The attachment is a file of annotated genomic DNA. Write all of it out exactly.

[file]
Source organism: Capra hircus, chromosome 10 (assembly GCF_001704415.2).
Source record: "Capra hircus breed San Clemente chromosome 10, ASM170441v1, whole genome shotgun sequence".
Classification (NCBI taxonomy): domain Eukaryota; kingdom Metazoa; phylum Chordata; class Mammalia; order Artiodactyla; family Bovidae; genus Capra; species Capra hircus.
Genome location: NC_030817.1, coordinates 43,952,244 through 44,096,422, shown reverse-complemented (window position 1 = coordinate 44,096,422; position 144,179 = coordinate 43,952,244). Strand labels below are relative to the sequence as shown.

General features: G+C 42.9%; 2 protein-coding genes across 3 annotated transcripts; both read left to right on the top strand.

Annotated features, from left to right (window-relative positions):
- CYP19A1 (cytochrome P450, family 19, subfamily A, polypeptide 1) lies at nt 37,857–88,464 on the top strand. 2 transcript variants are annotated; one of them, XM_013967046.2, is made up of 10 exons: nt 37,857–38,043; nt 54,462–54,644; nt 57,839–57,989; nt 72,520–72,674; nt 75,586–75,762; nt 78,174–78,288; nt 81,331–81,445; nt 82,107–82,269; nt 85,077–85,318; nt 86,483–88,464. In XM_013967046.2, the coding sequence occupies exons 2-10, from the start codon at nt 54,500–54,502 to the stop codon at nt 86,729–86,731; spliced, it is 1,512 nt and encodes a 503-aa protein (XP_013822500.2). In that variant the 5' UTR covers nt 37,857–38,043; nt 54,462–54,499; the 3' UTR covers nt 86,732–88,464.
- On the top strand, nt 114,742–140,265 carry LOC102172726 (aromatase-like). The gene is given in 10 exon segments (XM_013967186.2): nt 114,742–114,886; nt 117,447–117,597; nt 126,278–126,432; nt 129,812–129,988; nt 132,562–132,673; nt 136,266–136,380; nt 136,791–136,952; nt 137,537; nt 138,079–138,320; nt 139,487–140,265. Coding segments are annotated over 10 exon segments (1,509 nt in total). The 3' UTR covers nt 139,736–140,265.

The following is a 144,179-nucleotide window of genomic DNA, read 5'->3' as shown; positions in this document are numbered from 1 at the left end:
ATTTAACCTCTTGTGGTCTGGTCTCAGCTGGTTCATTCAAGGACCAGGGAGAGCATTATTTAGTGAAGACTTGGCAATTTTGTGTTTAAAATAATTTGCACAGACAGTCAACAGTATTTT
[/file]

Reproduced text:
Source organism: Capra hircus, chromosome 10 (assembly GCF_001704415.2).
Source record: "Capra hircus breed San Clemente chromosome 10, ASM170441v1, whole genome shotgun sequence".
Classification (NCBI taxonomy): domain Eukaryota; kingdom Metazoa; phylum Chordata; class Mammalia; order Artiodactyla; family Bovidae; genus Capra; species Capra hircus.
Genome location: NC_030817.1, coordinates 43,952,244 through 44,096,422, shown reverse-complemented (window position 1 = coordinate 44,096,422; position 144,179 = coordinate 43,952,244). Strand labels below are relative to the sequence as shown.

General features: G+C 42.9%; 2 protein-coding genes across 3 annotated transcripts; both read left to right on the top strand.

Annotated features, from left to right (window-relative positions):
- CYP19A1 (cytochrome P450, family 19, subfamily A, polypeptide 1) lies at nt 37,857–88,464 on the top strand. 2 transcript variants are annotated; one of them, XM_013967046.2, is made up of 10 exons: nt 37,857–38,043; nt 54,462–54,644; nt 57,839–57,989; nt 72,520–72,674; nt 75,586–75,762; nt 78,174–78,288; nt 81,331–81,445; nt 82,107–82,269; nt 85,077–85,318; nt 86,483–88,464. In XM_013967046.2, the coding sequence occupies exons 2-10, from the start codon at nt 54,500–54,502 to the stop codon at nt 86,729–86,731; spliced, it is 1,512 nt and encodes a 503-aa protein (XP_013822500.2). In that variant the 5' UTR covers nt 37,857–38,043; nt 54,462–54,499; the 3' UTR covers nt 86,732–88,464.
- On the top strand, nt 114,742–140,265 carry LOC102172726 (aromatase-like). The gene is given in 10 exon segments (XM_013967186.2): nt 114,742–114,886; nt 117,447–117,597; nt 126,278–126,432; nt 129,812–129,988; nt 132,562–132,673; nt 136,266–136,380; nt 136,791–136,952; nt 137,537; nt 138,079–138,320; nt 139,487–140,265. Coding segments are annotated over 10 exon segments (1,509 nt in total). The 3' UTR covers nt 139,736–140,265.

The following is a 144,179-nucleotide window of genomic DNA, read 5'->3' as shown; positions in this document are numbered from 1 at the left end:
ATTTAACCTCTTGTGGTCTGGTCTCAGCTGGTTCATTCAAGGACCAGGGAGAGCATTATTTAGTGAAGACTTGGCAATTTTGTGTTTAAAATAATTTGCACAGACAGTCAACAGTATTTT